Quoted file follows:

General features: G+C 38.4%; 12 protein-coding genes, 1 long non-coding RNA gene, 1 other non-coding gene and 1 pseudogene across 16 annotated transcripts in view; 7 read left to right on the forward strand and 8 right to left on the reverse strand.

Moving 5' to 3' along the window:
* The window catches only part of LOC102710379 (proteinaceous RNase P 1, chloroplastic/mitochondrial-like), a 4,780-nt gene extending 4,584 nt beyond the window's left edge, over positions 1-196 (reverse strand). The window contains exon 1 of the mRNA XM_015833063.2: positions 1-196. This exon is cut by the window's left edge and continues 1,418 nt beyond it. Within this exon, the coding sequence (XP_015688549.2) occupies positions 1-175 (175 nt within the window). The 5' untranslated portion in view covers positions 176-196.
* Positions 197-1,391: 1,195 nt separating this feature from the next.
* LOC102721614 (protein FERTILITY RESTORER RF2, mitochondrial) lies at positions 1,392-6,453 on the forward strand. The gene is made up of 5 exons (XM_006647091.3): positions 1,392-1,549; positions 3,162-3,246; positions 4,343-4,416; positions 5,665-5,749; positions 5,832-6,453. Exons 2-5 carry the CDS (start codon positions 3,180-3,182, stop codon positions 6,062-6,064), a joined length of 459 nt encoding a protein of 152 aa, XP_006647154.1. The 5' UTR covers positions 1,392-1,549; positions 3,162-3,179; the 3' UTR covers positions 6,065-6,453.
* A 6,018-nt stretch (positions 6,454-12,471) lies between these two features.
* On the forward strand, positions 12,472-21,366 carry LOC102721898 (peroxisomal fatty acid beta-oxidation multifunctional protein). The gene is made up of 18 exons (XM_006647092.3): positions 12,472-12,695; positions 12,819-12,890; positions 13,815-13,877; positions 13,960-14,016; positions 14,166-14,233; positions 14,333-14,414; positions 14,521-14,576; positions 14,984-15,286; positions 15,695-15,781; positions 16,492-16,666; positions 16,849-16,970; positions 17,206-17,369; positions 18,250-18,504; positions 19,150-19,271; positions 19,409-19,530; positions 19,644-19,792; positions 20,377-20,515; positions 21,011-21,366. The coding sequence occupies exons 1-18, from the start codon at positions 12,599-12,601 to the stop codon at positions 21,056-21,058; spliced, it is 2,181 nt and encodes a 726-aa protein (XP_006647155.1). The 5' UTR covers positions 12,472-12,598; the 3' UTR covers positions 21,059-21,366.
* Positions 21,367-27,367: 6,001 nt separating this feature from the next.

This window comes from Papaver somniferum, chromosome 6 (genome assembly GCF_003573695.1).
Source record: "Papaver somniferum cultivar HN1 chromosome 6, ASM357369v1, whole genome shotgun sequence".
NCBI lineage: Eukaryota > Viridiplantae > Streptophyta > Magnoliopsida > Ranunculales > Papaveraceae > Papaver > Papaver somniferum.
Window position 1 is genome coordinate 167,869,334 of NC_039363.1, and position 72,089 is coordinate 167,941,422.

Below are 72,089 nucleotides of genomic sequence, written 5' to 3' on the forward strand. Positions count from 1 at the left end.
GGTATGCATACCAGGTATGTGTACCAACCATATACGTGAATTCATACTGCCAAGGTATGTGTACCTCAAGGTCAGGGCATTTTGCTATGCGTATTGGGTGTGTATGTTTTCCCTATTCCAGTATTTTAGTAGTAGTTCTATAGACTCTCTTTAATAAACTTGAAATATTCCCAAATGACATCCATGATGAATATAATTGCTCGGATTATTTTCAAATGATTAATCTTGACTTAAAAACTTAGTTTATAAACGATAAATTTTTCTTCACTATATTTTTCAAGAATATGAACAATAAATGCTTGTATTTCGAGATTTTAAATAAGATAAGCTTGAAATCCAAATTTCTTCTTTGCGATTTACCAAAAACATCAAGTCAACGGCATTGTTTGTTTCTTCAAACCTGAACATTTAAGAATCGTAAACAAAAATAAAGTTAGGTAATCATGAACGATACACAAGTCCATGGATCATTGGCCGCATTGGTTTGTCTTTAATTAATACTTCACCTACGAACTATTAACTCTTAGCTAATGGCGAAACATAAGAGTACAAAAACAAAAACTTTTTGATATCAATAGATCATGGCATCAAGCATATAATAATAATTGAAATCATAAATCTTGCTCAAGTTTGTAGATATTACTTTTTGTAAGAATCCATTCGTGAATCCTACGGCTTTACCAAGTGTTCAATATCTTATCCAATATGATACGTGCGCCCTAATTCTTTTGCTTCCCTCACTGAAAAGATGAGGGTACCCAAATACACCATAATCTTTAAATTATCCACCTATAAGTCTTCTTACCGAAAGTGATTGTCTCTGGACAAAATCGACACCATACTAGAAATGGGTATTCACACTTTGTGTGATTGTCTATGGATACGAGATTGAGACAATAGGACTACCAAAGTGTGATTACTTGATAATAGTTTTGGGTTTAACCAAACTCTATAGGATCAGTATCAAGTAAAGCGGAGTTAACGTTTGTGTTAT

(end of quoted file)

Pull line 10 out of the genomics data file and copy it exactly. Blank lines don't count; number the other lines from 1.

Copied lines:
Source record: "Papaver somniferum cultivar HN1 chromosome 6, ASM357369v1, whole genome shotgun sequence".